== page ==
The presence of many pregnancy-specific proteins associated with early embryonic development have been reported in the serum, other body fluids, and tissues of animals. We found that the expression of GRN and transgelin-2 (TAGLN2) was unique. GRN is an embryo-derived growth factor, which possesses growth regulatory activities principally toward epithelial cells. GRN has been reported to regulate the appearance of the epithelium in developing mouse blastocysts, growth of the trophectoderm, and/or function of the embryonic epithelium (40). As a member of the transgelin family, TAGLN2 plays a significant role in the regulation of F-actin remodeling, which is important for trophoblast cell adhesion and invasion. TAGLN2 may be a potential target to improve embryo implantation rates in in vitro fertilization (41). Furthermore, the significantly upregulated proteins FN1, FGL1, and THBS1 are also seemingly involved in the establishment and maintenance of pregnancy. FN1 plays major roles in cell adhesion, migration, growth, and differentiation. It also binds to a number of biologically important molecules (42). Moreover, it is indispensable for embryogenesis; George et al. (43) reported that FN1-deficient mice died around embryonic day 10.5 due to severe defects in mesoderm. FGL1 is also expressed in the placenta and increases the proliferation of trophoblasts through an ERK-dependent pathway (44). THBS1 is reportedly involved in the organization of the cytoskeleton and in the process of adhesion (45). It has also been reported to participate in the adhesiveness of the embryo during the peri-implantation period in pigs (46). Considering our findings pertaining to the differential expression of GRN, TAGLN2, FN1, FGL1, and THBS1 in the serum of early pregnant jennies, which have been proved to play an important role in early embryonic development in other species, these five proteins seem to be novel, reliable candidates to detect pregnancy in jennies.
Equine chorionic gonadotropin is a pregnancy-specific glycoprotein hormone produced by the placenta between day 40 and 150 of pregnancy, and it shows FSH- and LH-like biological activities (19). Equids possess a single lutropin/choriogonadotropin subunit-β (LHB) gene, which confers specificity on the intact hormone (47). In our study, LHB was noted to be uniquely expressed in the serum of pregnant jennies and was probably involved in ovarian steroidogenesis and prolactin signaling and GnRH signaling pathways, according to the KEGG pathway-based enrichment analysis. LHB has been identified as a marker of pregnancy in jennies, although it shows considerably lower FSH-like activity than horse LHB (47).
To summarize, this is the first study to report a comprehensive analysis of DEPs in the serum of early pregnant and non-pregnant jennies using label-free MS-based quantitative proteomics. Twenty-two upregulated and three downregulated proteins were significantly differentially expressed in the P group, and these were mainly associated with the defense response, early embryonic development, and hormone signaling pathways. The differences in the expression profiles helped identify candidate proteins to explore pregnancy diagnostic markers related to early pregnancy in jennies. Five serum proteins—GRN, TAGLN2, FN1, FGL1, and THBS1—appear to be novel, reliable candidates to detect pregnancy in jennies. Further studies should be conducted to elucidate their functions in jennies.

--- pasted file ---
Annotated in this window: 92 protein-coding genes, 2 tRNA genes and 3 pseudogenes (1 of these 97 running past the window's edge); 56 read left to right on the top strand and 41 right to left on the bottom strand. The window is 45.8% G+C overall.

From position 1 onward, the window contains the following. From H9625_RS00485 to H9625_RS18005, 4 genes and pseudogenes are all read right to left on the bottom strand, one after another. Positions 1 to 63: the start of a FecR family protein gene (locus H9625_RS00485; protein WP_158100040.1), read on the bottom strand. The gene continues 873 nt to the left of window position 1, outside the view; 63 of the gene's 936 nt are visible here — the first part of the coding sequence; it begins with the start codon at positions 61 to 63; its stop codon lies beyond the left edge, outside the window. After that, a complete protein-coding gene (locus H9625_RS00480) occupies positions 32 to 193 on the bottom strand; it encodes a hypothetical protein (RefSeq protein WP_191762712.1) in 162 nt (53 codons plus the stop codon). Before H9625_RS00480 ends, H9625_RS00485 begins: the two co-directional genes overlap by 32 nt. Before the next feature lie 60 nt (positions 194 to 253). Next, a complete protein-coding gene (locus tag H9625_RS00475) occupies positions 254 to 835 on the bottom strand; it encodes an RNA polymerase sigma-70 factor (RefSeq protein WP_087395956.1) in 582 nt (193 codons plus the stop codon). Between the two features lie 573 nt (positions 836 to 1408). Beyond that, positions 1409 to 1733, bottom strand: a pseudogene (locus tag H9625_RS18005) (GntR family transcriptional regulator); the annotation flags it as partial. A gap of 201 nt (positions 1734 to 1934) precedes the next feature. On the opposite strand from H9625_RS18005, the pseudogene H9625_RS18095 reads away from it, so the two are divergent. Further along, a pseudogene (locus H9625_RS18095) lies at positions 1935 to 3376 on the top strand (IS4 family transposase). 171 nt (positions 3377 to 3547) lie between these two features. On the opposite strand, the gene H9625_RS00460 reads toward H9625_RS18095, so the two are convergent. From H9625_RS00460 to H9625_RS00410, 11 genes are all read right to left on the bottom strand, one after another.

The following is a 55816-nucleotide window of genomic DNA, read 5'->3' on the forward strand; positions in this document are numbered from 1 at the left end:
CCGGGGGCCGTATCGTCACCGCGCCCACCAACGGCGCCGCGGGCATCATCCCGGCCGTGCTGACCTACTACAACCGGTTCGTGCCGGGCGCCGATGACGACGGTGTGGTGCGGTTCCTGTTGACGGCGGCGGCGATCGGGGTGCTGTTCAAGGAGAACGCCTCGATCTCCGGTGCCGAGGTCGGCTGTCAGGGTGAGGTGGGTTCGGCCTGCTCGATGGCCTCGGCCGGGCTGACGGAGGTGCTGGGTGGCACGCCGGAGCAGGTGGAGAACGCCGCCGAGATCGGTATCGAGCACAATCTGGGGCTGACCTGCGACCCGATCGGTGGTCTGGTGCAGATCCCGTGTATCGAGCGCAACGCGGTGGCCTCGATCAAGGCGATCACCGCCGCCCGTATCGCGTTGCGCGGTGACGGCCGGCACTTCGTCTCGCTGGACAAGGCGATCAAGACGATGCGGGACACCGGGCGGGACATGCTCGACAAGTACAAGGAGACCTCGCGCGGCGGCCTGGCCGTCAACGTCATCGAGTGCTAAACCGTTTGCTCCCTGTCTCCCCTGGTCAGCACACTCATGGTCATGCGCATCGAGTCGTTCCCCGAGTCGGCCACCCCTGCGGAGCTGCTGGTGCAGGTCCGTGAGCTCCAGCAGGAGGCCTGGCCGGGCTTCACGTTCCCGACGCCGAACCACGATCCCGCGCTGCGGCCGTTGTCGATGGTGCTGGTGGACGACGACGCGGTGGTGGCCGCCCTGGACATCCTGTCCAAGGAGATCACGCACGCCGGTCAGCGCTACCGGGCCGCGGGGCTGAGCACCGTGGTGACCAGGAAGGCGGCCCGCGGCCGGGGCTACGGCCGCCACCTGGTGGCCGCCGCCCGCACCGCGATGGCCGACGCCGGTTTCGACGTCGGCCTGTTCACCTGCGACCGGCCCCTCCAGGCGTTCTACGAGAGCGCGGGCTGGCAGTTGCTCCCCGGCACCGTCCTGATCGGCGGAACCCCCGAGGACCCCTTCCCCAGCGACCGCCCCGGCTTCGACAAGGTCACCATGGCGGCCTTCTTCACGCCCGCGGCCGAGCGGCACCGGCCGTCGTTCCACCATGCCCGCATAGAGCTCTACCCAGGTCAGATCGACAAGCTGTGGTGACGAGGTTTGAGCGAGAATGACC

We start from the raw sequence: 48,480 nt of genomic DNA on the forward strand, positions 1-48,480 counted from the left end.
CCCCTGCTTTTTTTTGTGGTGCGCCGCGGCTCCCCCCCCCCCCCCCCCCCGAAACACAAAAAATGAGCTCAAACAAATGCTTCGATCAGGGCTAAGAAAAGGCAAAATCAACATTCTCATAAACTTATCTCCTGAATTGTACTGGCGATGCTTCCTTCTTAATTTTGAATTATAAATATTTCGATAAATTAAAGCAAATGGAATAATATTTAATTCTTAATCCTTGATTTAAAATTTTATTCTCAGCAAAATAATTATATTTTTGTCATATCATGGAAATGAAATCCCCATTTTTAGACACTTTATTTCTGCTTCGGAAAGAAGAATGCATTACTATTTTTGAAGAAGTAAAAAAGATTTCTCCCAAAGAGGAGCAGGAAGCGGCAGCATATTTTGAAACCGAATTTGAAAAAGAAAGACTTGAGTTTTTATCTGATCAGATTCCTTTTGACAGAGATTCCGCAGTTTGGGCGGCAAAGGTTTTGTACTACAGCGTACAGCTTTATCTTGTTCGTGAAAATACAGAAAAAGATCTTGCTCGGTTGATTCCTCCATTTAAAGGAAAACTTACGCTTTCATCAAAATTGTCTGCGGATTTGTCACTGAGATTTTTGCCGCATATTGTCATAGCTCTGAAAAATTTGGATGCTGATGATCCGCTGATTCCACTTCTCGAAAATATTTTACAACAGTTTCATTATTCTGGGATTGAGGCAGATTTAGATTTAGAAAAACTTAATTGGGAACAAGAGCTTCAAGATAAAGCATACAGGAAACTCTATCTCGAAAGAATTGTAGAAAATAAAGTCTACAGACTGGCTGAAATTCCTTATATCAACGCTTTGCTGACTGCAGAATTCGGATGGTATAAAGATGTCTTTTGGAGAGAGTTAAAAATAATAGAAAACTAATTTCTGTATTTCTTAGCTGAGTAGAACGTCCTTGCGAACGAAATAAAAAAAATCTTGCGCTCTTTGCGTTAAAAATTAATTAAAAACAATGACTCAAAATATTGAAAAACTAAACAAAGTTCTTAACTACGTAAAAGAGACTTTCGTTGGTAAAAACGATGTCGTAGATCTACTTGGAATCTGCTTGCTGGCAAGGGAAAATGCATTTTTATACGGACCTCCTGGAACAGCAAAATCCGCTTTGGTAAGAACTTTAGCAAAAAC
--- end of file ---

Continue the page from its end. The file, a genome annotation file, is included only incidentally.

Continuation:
Data Availability Statement
The datasets presented in this study can be found in online repositories. The names of the repository/repositories and accession number(s) can be found in the article/Supplementary Material.
The animal study was reviewed and approved by Shenyang Agricultural University Animal Care and Use Committee.
LD performed the experiments. YH and CT participated in data analysis. CT, QL, and ZL helped with sampling. LD and YH edited the manuscript. All authors read and approved the final manuscript.
This study was supported by the National Natural Science Foundation, China (Grant no. 31501952) and the Foundation from the Department of Education of Liaoning Province, China (Grant no. LSNFW201904).
Conflict of Interest
The authors declare that the research was conducted in the absence of any commercial or financial relationships that could be construed as a potential conflict of interest.
The Supplementary Material for this article can be found online at: https://www.frontiersin.org/articles/10.3389/fvets.2020.569587/full#supplementary-material
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Keywords: proteomics, jennies, early pregnancy, biomarkers, serum proteins
Citation: Deng L, Han Y, Tang C, Liao Q and Li Z (2020) Label-Free Mass Spectrometry-Based Quantitative Proteomics Analysis of Serum Proteins During Early Pregnancy in Jennies (Equus asinus). Front. Vet. Sci. 7:569587. doi: 10.3389/fvets.2020.569587
Received: 04 June 2020; Accepted: 18 September 2020;
Published: 22 October 2020.
Edited by:Micaela Sgorbini, University of Pisa, Italy
Reviewed by:Jose Antonio Tapia, University of Extremadura, Spain
Matteo Tesi, University of Pisa, Italy
Copyright © 2020 Deng, Han, Tang, Liao and Li. This is an open-access article distributed under the terms of the Creative Commons Attribution License (CC BY). The use, distribution or reproduction in other forums is permitted, provided the original author(s) and the copyright owner(s) are credited and that the original publication in this journal is cited, in accordance with accepted academic practice. No use, distribution or reproduction is permitted which does not comply with these terms.
*Correspondence: Liang Deng, firstname.lastname@example.org